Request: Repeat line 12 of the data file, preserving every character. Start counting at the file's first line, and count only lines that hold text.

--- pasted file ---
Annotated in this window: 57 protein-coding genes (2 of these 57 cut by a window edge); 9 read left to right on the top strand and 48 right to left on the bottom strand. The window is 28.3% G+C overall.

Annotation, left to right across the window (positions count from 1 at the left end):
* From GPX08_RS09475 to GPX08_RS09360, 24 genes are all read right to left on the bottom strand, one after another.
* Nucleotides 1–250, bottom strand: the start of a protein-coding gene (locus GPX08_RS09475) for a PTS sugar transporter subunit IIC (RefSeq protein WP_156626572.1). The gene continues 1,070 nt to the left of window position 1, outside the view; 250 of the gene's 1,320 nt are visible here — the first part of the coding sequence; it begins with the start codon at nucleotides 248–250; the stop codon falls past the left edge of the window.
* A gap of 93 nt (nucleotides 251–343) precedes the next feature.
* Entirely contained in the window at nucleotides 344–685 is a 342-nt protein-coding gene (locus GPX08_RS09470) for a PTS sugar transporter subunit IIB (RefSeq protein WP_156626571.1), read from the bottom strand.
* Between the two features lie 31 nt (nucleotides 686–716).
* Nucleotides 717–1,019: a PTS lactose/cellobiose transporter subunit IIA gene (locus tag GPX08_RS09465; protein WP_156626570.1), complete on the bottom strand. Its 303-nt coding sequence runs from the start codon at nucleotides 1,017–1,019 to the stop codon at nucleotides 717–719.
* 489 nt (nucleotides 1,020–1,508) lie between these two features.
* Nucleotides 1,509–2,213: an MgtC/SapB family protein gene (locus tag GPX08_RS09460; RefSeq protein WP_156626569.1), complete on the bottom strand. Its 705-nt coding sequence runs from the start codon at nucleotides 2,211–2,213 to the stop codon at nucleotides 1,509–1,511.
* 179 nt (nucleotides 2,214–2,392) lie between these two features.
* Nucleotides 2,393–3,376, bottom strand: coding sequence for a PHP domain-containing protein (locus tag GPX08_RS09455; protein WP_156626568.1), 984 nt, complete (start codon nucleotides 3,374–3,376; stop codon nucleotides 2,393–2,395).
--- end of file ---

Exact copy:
* Nucleotides 2,393–3,376, bottom strand: coding sequence for a PHP domain-containing protein (locus tag GPX08_RS09455; protein WP_156626568.1), 984 nt, complete (start codon nucleotides 3,374–3,376; stop codon nucleotides 2,393–2,395).